The Organizational Structure and Environment of the Early Church
Lessons from Covid-19, #9
“And what does the Lord require of you? To act justly and to love mercy and to walk humbly with your God.” ( Micah 6:8)
For readers who have followed this series, this pivotal lesson begins to present the organizational model from antiquity applicable to modern lives and society. It begins the argument that wandering away from that platform has resulted in the troubled preparation for , and responses to, the Covid-19 pandemic. For those joining for the first time, the preceding chapters have been background to this.
The Apostle Paul presented the model for the Church in his first letter to the Corinthians. He presented a model organizational structure through which each person could exercise God’s directive through the Old Testament prophet Micah. In the verses preceding the model for the church, he listed the special abilities, or gifts distributed among the believers through the Holy Spirit. A system of church organization was presented that would allow the various gifts to be expressed in a collective enterprise, to the early church, and right up to our present day.
The church is described as a human body in a particular way, and repeated for emphasis:
“The body is a unit, though it is made up of many parts, and though all of its parts are many, they form one body.” (1 Cor 12:12),
“Now the body is not made up of one part but of many.” (1Cor 12:14),
“If they were all one part, where would the body be? As it is there are many parts , but one body.” (1 Cor 12: 19-20)
This had to be emphasized, so the original hearers and we today would be more likely to take it to heart. It will be shown that we still “don’t get it” today to our detriment through the ages for us, our church, other modern institutions, and our intertwined health systems and environment.
One of the biggest problems of Canada’s provincial and federal healthcare system is the degree of fragmentation, or groups working in silos. This is also an international problem , evident in our discoordinated response to the pandemic.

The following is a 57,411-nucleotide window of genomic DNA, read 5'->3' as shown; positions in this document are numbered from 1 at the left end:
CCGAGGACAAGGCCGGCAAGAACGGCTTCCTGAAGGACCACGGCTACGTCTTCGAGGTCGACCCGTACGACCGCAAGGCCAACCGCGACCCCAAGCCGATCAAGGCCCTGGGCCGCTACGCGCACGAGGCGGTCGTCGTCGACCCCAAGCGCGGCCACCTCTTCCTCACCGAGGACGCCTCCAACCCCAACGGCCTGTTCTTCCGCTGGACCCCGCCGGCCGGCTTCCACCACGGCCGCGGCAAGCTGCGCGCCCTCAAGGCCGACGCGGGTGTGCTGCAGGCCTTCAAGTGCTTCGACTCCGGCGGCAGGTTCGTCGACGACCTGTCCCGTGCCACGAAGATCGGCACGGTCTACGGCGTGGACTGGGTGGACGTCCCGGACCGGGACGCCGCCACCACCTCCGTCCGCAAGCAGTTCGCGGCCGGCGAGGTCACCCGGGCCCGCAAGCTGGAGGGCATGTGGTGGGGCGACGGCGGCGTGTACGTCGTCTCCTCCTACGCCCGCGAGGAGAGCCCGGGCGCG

Paul foresaw this and repeated again for emphasis, that:
“If the whole body were an eye, where would the sense of hearing be? If the whole body were an ear, where would the sense of smell be.” (1 Cor 12:17)
“The eye cannot say to the hand , I don’t need you!, And the head cannot say to the feet , “I don’t need you!” (1Cor 12:21)
Paul emphasizes that no part of the body is to be excluded. The ancients did not know a lot about the immune system (how our bodies fight off infections). But remember the initial covenant with Adam and Eve to care for the creation and have dominion over it.
It is evident that our knowledge now of managing infection has not been integrated into the whole system enough, resulting in the shutdown of the rest of the healthcare system while a single virus infects humans around the world.
The body clearly includes our immune system, and using the illustration of the church as a body, Paul responds that:
“God has placed the parts of the body, every one of them, just the way he wanted them to be (1 Cor 12:18),
And emphasizes this with:
“...But God has put the body together...so that there should be no division in the body, but that its parts should have equal concern for each other.” (1Cor 12:24-25)
“... So that there should be no division of the body, but that its parts should have equal concern for each other. If one part suffers, every part suffers with it: if one part is honoured, every part rejoices with it.” (1 Cor 12: 25-26)
Next, we will look deeper into how the metaphor (a figure of speech that makes a comparison between two things that are unrelated, but share common characteristics) of the church as an organization being like a human body is the key to our way forward out of our current problems.
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